Wes Moss: How not to spoil your kids

Certified financial planner Wes Moss provides personal finance advice and accessible investment strategies. His guest post appears here weekly.

Wes Moss hosts 'Money Matters' Sunday mornings on AM750 and 95.5FM News/Talk WSB

Wes Moss hosts 'Money Matters' Sunday mornings on AM750 and 95.5FM News/Talk WSB

A prominent nutritionist once explained our obesity problem by pointing out that for thousands of years, humans struggled to find enough calories to meet their minimum daily requirements. Today we can walk into a convenience store and come out two minutes later with 1,000 easily obtained calories.

We face a similar issue in raising our kids to be fiscally responsible adults. Every generation is motivated to provide their offspring with a secure, comfortable childhood and the tools to achieve greater economic success. But in today’s affluent society, it’s too easy to over-indulge our kids. And children who get too much, too early are at serious risk of becoming unproductive, unaccountable and unhappy adults.

This may seem like an “uptown problem,” but even parents of more modest means can make things too easy for their offspring. Parents at every income level wrap their children in material comforts – iPads, lavish vacations, new cars at 16 — regardless of the cost or the terrible message it sends about fiscal responsibility. The result: children who don’t know what it takes to replicate their parents’ lifestyle.

Here are some ways to make sure your success is a blessing and not a curse to the next generation:

Make them wait. If you expect to transfer significant wealth via trusts, block access to that money until your children are well into adulthood. This will force them to develop self-reliance rather than simply waiting out the clock. It’s OK to allow your kids limited use of the trust to pursue an education or invest in their future. But remember, as George Clooney’s old-money character observed in “The Descendants,” the object is to give the next generation enough money to do something, but not enough to do nothing.

Make them work. Be sure your kids understand from an early age the relationship between working and having money. Give them small chores around the house when they are young. As they get older, encourage them to take jobs to earn money for things they want.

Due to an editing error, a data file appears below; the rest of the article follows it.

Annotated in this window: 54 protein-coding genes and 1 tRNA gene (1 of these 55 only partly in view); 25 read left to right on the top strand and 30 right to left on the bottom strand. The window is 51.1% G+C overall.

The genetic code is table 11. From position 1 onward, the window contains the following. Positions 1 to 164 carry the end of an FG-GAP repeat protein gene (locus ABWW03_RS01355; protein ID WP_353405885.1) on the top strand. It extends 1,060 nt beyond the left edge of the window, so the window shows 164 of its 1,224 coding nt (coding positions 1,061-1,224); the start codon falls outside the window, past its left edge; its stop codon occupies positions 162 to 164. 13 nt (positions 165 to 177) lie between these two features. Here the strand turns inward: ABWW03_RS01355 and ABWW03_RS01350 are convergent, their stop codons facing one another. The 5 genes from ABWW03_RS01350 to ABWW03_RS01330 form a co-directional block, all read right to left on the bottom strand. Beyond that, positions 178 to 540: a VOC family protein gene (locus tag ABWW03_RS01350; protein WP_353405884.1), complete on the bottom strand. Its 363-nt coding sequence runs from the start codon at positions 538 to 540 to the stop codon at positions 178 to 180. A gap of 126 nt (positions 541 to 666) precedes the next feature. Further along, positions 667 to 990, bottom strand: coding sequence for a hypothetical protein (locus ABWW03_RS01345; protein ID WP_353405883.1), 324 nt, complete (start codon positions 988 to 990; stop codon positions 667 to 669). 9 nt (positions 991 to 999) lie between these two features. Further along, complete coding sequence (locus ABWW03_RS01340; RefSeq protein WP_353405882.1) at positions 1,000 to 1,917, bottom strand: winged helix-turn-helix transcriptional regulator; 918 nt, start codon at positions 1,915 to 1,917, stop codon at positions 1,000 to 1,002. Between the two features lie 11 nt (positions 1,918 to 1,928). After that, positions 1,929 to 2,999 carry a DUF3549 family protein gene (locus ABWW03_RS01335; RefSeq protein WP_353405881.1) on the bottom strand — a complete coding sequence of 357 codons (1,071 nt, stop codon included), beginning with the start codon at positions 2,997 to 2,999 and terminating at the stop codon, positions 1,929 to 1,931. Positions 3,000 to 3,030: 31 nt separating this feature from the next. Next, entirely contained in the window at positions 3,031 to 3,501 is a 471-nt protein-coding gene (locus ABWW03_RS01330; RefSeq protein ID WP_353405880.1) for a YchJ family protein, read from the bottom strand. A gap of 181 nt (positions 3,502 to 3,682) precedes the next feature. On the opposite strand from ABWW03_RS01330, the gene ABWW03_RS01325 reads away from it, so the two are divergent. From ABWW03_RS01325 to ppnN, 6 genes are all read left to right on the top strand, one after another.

Make them financially literate. Teach them about saving and investing. Show them the power of compound interest; explain the stock market, checking accounts and the value/dangers of personal credit.

Make them save. Show your children the importance of setting financial goals – both short-term and long-term – and working toward those objectives.

Make them give. Teach your kids the importance and rewards of giving back to society. Urge them to do more than just donate money; get them involved in hands-on projects. It will broaden their worldview and open their hearts.

Kids often rise to the expectations and examples we set for them. If your kids see you living these lessons, there is a good chance they will internalize them.

How are you teaching your children about money?

– By Wes Moss, for Atlanta Bargain Hunter

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7 comments Add your comment

[...] Wes Moss: How not to spoil your kidsAtlanta Journal Constitution (blog)Certified financial planner Wes Moss provides personal finance advice and accessible investment strategies. His guest post appears here weekly. A prominent nutritionist once explained our obesity problem by pointing out that for thousands of years, … [...]

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"Timeouts" Don't Work.

May 21st, 2012
9:57 am

The absolute BEST thing you can ever do for your misbehaving children is take a leather belt to their misbehaving behinds.

They will thank you as adults.

“If you don’t whip your kids for being bad, the local police will do it for you later.” – Bobby Bowden

michael

May 21st, 2012
10:43 am

One other thing that comes to mind is sharing the family’s financial condition with children. I know a lot of people are uneasy about letting their children know about monetary concerns but it’s important to know what the financial limitations are and what realistic expectations they can have.

It’s an extreme, but growing up, my classroom peers knew what their parents made on an hourly wage/average. So they measured shoes, clothing, glasses, etc in terms of how long their parents had to work to earn the equivalent.

[...] Wes Moss: How not to spoil your kidsAtlanta Journal Constitution (blog)Certified financial planner Wes Moss provides personal finance advice and accessible investment strategies. His guest post appears here weekly. A prominent nutritionist once explained our obesity problem by pointing out that for thousands of years, …and more » [...]

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lisa

May 21st, 2012
10:25 pm

I think the most important point is “Make them give.”